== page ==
Outsourcing Corporate Crime To India

The CEO of one of India’s largest outsourcing companies, Satyam (Irony alert: the word means “truth” in Sanskrit), has resigned in what may be the country’s largest case of corporate fraud. Analysts are likening it to the Enron scandal. The New York Stock Exchange halted trading on the stock after the news broke.

Ramalinga Raju, company founder and now ex-CEO, announced in a statement that about $1 billion (or 94%) in cash on the company’s book was fictitious.

The company’s auditors, US-based PricewaterhouseCoopers, said they are “looking into the matter.”

The World Bank, one of the firm’s major clients, recently cut off business relations citing “improper benefits” given to Bank officials.

The company was recently recognized with a “Golden Peacock” award for corporate governance by an Indian business association.

Early reports indicate that the accounting scandal could spread quickly to other firms and imperil India’s huge outsourcing industry.

A full report from Reuters is here.

3 thoughts on “Outsourcing Corporate Crime To India”

  1. “Early reports indicate that this could quickly spread?” – Which early reports? How can an accounting scandal in one company “spread” to another?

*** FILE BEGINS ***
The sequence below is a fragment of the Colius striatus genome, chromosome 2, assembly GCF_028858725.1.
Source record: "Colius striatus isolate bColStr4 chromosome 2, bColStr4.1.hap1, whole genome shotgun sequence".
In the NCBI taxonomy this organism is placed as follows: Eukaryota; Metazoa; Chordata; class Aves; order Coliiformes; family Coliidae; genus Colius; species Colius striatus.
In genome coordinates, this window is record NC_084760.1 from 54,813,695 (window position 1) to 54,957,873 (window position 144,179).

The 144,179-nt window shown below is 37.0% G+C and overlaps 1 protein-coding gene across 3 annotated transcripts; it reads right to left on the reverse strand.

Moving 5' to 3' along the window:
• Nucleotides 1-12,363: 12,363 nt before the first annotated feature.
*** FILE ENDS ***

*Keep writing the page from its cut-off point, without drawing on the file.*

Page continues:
2. I seriously feel that the title shouldn’t have been “outsourcing corporate crime to India”. It is true that this is a shameful situation created by Ramalinga Raju for the Indian business community; however, this does not displays the ethics of Indian corporate world as a whole. We all also know how India has emerged as a top investment destination in recent times, and how Indians, in particular, continue to be some of the best brains in world. Indian corporates such as the Tata’s, Munjal’s etc have time and again displayed their transparent corporate governance. Although this is a time to be more precautious, but definitely not of forming strong opinions.

  3. Prasanth and Deepak —If such a highly admired company, recipient just 3 months ago of an award for excellence in corporate governance, can perpetuate such a scam, this surely casts doubts about the accounting and oversight of every other major company in India. Analysts in the linked article, and elsewhere, have said that other companies are sure to come under intense scrutiny in the coming months, and it would hardly be surprising if other scandals emerge. Sadly, India seems to be learning the worst lessons of US capitalism.

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